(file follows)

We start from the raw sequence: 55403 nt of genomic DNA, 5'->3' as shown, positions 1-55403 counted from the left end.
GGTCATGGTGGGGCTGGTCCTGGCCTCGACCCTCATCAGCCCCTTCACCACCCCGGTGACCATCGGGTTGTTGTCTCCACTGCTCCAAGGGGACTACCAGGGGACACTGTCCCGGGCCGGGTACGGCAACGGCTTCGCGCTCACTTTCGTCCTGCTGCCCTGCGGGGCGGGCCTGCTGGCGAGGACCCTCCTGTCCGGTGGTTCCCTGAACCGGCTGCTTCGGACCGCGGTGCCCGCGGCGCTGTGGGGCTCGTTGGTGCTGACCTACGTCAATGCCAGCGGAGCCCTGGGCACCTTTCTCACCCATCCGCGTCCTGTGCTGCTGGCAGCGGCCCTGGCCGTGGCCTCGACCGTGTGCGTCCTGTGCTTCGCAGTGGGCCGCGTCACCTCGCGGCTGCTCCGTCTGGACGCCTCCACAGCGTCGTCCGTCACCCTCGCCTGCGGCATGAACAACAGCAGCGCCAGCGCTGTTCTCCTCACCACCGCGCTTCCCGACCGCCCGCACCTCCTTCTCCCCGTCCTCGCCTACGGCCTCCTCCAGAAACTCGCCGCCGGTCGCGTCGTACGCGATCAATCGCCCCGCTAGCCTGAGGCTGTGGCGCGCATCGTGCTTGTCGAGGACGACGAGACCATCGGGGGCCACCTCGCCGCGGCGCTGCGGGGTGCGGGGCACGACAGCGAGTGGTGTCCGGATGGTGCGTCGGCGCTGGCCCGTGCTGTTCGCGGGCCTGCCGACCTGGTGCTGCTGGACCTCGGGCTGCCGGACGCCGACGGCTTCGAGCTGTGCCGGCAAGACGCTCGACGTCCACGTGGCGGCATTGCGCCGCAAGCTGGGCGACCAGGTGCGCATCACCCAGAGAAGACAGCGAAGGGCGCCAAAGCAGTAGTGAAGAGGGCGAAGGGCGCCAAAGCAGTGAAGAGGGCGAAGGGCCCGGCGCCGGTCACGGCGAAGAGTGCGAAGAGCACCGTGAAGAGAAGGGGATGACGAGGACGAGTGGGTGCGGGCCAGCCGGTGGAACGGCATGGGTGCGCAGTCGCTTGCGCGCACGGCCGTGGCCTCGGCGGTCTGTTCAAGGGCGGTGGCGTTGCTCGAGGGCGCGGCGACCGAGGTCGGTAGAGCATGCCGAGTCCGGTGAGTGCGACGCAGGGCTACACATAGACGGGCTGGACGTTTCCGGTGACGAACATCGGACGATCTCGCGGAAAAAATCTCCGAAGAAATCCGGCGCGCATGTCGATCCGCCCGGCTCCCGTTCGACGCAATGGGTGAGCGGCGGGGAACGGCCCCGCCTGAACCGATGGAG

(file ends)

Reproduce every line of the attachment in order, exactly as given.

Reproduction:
We start from the raw sequence: 55403 nt of genomic DNA, 5'->3' as shown, positions 1-55403 counted from the left end.
GGTCATGGTGGGGCTGGTCCTGGCCTCGACCCTCATCAGCCCCTTCACCACCCCGGTGACCATCGGGTTGTTGTCTCCACTGCTCCAAGGGGACTACCAGGGGACACTGTCCCGGGCCGGGTACGGCAACGGCTTCGCGCTCACTTTCGTCCTGCTGCCCTGCGGGGCGGGCCTGCTGGCGAGGACCCTCCTGTCCGGTGGTTCCCTGAACCGGCTGCTTCGGACCGCGGTGCCCGCGGCGCTGTGGGGCTCGTTGGTGCTGACCTACGTCAATGCCAGCGGAGCCCTGGGCACCTTTCTCACCCATCCGCGTCCTGTGCTGCTGGCAGCGGCCCTGGCCGTGGCCTCGACCGTGTGCGTCCTGTGCTTCGCAGTGGGCCGCGTCACCTCGCGGCTGCTCCGTCTGGACGCCTCCACAGCGTCGTCCGTCACCCTCGCCTGCGGCATGAACAACAGCAGCGCCAGCGCTGTTCTCCTCACCACCGCGCTTCCCGACCGCCCGCACCTCCTTCTCCCCGTCCTCGCCTACGGCCTCCTCCAGAAACTCGCCGCCGGTCGCGTCGTACGCGATCAATCGCCCCGCTAGCCTGAGGCTGTGGCGCGCATCGTGCTTGTCGAGGACGACGAGACCATCGGGGGCCACCTCGCCGCGGCGCTGCGGGGTGCGGGGCACGACAGCGAGTGGTGTCCGGATGGTGCGTCGGCGCTGGCCCGTGCTGTTCGCGGGCCTGCCGACCTGGTGCTGCTGGACCTCGGGCTGCCGGACGCCGACGGCTTCGAGCTGTGCCGGCAAGACGCTCGACGTCCACGTGGCGGCATTGCGCCGCAAGCTGGGCGACCAGGTGCGCATCACCCAGAGAAGACAGCGAAGGGCGCCAAAGCAGTAGTGAAGAGGGCGAAGGGCGCCAAAGCAGTGAAGAGGGCGAAGGGCCCGGCGCCGGTCACGGCGAAGAGTGCGAAGAGCACCGTGAAGAGAAGGGGATGACGAGGACGAGTGGGTGCGGGCCAGCCGGTGGAACGGCATGGGTGCGCAGTCGCTTGCGCGCACGGCCGTGGCCTCGGCGGTCTGTTCAAGGGCGGTGGCGTTGCTCGAGGGCGCGGCGACCGAGGTCGGTAGAGCATGCCGAGTCCGGTGAGTGCGACGCAGGGCTACACATAGACGGGCTGGACGTTTCCGGTGACGAACATCGGACGATCTCGCGGAAAAAATCTCCGAAGAAATCCGGCGCGCATGTCGATCCGCCCGGCTCCCGTTCGACGCAATGGGTGAGCGGCGGGGAACGGCCCCGCCTGAACCGATGGAG